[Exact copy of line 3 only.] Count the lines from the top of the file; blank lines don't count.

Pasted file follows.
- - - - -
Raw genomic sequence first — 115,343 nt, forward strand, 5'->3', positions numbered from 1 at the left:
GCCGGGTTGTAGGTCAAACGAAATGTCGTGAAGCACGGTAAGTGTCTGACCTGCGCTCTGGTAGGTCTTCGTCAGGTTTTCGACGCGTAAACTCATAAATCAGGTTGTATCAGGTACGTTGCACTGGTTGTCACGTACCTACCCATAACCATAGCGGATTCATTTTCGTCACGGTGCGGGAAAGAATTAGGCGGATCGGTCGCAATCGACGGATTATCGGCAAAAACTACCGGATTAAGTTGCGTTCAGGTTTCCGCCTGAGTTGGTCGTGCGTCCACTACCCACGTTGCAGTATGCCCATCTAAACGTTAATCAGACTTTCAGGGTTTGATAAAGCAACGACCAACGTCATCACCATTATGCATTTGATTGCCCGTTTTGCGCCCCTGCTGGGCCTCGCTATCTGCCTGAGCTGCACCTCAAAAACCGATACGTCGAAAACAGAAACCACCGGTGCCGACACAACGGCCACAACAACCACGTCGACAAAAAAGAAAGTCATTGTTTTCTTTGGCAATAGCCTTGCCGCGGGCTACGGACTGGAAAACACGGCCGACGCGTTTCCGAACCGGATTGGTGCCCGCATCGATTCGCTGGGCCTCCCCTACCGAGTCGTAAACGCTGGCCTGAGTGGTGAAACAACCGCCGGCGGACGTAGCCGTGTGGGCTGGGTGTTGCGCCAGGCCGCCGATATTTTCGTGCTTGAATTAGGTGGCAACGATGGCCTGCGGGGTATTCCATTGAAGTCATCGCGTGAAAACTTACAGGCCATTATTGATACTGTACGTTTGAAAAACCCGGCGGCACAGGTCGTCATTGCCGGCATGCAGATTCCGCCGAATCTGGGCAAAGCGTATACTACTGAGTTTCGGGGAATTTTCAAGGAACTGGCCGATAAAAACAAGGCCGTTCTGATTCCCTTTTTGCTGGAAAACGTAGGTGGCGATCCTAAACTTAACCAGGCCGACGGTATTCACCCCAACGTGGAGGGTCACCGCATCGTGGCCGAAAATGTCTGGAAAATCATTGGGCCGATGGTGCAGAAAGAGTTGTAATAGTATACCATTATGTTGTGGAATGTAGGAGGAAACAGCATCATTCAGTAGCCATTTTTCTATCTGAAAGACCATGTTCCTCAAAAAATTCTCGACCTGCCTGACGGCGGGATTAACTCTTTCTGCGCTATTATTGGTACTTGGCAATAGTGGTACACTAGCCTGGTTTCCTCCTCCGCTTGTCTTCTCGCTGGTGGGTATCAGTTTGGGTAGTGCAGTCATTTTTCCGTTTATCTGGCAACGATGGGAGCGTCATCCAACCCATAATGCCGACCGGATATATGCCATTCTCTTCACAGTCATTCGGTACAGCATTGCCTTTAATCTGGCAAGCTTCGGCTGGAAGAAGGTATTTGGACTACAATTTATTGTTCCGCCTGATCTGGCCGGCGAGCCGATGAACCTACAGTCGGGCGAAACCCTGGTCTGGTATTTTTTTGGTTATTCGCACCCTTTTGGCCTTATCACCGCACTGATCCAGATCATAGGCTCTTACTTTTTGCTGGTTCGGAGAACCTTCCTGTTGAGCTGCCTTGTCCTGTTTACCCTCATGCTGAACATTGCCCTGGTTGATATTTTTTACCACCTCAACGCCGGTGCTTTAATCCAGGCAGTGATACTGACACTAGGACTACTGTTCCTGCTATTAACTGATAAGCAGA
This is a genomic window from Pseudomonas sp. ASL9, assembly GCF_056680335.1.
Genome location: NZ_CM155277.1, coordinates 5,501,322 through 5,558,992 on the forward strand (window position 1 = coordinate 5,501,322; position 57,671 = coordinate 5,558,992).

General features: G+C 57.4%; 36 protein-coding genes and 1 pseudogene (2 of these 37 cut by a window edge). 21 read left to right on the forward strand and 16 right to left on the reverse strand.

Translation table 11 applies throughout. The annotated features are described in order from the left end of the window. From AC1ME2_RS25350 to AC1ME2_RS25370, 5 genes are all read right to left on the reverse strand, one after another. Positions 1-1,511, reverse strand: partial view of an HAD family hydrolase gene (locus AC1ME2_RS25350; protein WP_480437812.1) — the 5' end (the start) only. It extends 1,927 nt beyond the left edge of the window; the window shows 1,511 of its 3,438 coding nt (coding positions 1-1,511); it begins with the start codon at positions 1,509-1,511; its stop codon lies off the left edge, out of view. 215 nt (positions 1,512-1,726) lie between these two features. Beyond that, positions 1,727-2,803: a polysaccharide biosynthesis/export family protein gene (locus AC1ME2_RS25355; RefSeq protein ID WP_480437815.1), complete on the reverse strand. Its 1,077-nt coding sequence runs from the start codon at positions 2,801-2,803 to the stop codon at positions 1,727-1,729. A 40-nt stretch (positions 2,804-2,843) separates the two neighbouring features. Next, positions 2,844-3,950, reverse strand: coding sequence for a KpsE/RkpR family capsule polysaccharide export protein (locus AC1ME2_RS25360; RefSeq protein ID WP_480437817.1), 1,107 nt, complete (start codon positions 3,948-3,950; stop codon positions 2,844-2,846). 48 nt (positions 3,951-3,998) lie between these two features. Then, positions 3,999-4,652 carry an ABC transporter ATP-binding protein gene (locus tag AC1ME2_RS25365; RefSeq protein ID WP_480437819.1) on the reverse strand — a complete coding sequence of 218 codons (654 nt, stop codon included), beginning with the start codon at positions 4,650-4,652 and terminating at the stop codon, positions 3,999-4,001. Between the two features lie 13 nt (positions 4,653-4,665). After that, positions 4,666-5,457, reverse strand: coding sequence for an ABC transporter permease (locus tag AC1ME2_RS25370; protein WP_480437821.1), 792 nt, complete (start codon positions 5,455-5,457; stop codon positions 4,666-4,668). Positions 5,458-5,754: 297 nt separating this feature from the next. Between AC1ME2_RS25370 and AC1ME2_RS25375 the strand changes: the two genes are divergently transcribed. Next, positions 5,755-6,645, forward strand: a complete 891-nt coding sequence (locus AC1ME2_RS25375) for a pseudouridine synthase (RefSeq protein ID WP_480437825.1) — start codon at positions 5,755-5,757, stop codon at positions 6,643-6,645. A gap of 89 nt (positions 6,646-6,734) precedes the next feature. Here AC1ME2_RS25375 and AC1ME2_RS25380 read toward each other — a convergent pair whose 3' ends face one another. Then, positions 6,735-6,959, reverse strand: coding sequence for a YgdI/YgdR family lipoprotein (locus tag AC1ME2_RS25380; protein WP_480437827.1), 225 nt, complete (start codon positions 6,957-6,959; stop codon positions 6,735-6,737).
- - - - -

This is a genomic window from Pseudomonas sp. ASL9, assembly GCF_056680335.1.